Positive drug tests in workplaces hit 16-year high in 2019

The share of American workers caught with marijuana and other drugs in their bodies reached a 16-year high last year before the coronavirus threatened to drive up drug use further, a study says.

Some 4.5 percent of workers tested positive for drugs in their urine in 2019, a rate higher than any year since 2003 and more than 28 percent above the 30-year low of 3.5 percent seen about a decade ago, according to a Tuesday report from Quest Diagnostics.

The medical-testing giant says COVID-19 could accelerate the trend, as health officials warn people could use drugs to cope with stress and isolation during the pandemic.

“Organizations will need to consider the impact of COVID-19 not only on workplace safety but also as a health concern for their employees for some time to come,” Barry Sample, Quest’s senior director of science and technology, said in a statement.

Last year’s surge in positive tests was driven in part by marijuana, which was detected more commonly than any other illicit substance with a positivity rate of 3.1 percent, according to Quest’s annual review of millions of drug tests.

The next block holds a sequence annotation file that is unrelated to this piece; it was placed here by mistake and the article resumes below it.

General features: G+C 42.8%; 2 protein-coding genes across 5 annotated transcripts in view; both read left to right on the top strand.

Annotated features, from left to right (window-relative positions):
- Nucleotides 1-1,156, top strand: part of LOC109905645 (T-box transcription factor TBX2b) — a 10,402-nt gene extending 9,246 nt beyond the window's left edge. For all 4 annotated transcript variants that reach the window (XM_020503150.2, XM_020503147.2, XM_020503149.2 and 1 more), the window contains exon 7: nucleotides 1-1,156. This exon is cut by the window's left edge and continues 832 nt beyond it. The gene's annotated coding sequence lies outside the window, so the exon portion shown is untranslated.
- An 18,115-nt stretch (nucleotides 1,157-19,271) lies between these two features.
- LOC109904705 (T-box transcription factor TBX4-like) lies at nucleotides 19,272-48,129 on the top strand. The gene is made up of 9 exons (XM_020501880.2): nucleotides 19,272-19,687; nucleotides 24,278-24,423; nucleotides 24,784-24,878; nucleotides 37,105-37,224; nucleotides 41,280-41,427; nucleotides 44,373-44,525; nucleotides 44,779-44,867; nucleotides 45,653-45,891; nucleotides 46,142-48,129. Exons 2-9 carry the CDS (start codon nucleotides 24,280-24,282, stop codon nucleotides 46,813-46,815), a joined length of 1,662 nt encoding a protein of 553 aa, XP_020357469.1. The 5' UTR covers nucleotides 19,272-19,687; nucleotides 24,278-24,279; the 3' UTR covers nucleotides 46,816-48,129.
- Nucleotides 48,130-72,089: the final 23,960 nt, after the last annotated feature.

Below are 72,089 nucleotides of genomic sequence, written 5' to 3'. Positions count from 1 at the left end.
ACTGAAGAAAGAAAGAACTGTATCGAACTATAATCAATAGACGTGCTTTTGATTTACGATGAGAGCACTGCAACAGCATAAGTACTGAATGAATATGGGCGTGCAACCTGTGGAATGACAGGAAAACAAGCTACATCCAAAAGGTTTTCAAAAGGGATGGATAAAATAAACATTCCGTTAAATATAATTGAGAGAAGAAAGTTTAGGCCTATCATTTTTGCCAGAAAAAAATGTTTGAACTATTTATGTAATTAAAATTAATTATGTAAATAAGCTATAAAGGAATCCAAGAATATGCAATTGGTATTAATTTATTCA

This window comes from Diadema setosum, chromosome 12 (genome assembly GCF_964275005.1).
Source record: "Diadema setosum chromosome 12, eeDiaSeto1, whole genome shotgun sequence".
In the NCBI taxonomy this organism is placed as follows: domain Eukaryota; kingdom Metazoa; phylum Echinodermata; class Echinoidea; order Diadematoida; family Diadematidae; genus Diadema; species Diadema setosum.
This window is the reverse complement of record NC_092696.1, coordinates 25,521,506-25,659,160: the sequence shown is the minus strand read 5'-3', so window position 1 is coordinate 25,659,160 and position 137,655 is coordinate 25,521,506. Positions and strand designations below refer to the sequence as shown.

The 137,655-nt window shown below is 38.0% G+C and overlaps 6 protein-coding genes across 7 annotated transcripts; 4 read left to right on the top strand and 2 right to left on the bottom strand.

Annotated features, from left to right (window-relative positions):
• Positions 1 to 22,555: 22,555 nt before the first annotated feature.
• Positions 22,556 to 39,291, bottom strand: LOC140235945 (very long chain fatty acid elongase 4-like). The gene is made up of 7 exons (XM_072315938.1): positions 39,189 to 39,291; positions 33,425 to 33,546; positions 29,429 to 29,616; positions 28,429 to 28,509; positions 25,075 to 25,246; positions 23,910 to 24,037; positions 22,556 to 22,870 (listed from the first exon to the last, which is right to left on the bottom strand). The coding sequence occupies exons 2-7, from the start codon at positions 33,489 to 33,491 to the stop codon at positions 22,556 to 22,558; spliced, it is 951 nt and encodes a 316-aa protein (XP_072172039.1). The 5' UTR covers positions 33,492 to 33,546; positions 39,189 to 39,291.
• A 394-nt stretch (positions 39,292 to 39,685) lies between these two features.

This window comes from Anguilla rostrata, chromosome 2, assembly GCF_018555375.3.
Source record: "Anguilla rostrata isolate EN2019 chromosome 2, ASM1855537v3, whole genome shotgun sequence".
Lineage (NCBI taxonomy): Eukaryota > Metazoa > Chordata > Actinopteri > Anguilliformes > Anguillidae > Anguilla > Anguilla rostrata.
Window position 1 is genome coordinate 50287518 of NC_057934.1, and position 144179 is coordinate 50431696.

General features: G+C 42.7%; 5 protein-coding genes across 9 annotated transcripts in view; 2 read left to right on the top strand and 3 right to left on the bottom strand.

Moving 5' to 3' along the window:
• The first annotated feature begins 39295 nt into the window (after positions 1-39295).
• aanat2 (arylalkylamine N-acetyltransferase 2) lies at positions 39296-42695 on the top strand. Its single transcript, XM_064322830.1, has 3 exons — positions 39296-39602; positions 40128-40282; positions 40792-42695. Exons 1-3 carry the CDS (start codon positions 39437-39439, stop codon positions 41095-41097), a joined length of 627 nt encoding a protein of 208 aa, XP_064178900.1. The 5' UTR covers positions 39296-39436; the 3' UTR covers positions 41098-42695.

That’s a nearly 11 percent increase from 2018 and a 29 percent jump from 2015, when pot was found in just 2.4 percent of urine tests, Quest said.

There was also a jump in positive results for methamphetamine, particularly in the Midwest, where the positivity rate for the drug climbed to 0.16 last year from just 0.09 percent in 2015, the study found.

It’s not yet certain whether the pandemic has led to further drug use this year as lockdowns meant to control it sparked widespread layoffs and kept people cooped up at home.

But the early signs are not encouraging. Drug deaths in the first few months of 2020 rose about 13 percent from last year, “attributable partly to social isolation and other disruptions caused by COVID-19,” Quest said, citing a July analysis from The New York Times.

The pandemic has also made it harder for people struggling with addiction to access treatment and has cut them off from support systems like Narcotics Anonymous, according to Dr. Nora Volkow, director of the National Institute on Drug Abuse at the National Institutes of Health.

“All of these aspects are translating into much more stress,” Volkow said in a recent conversation with NIH director Dr. Francis Collins. “And stress, as we know, is one of the factors that leads people to relapse. Stress is also a factor that leads many to increase the consumption of drugs.”

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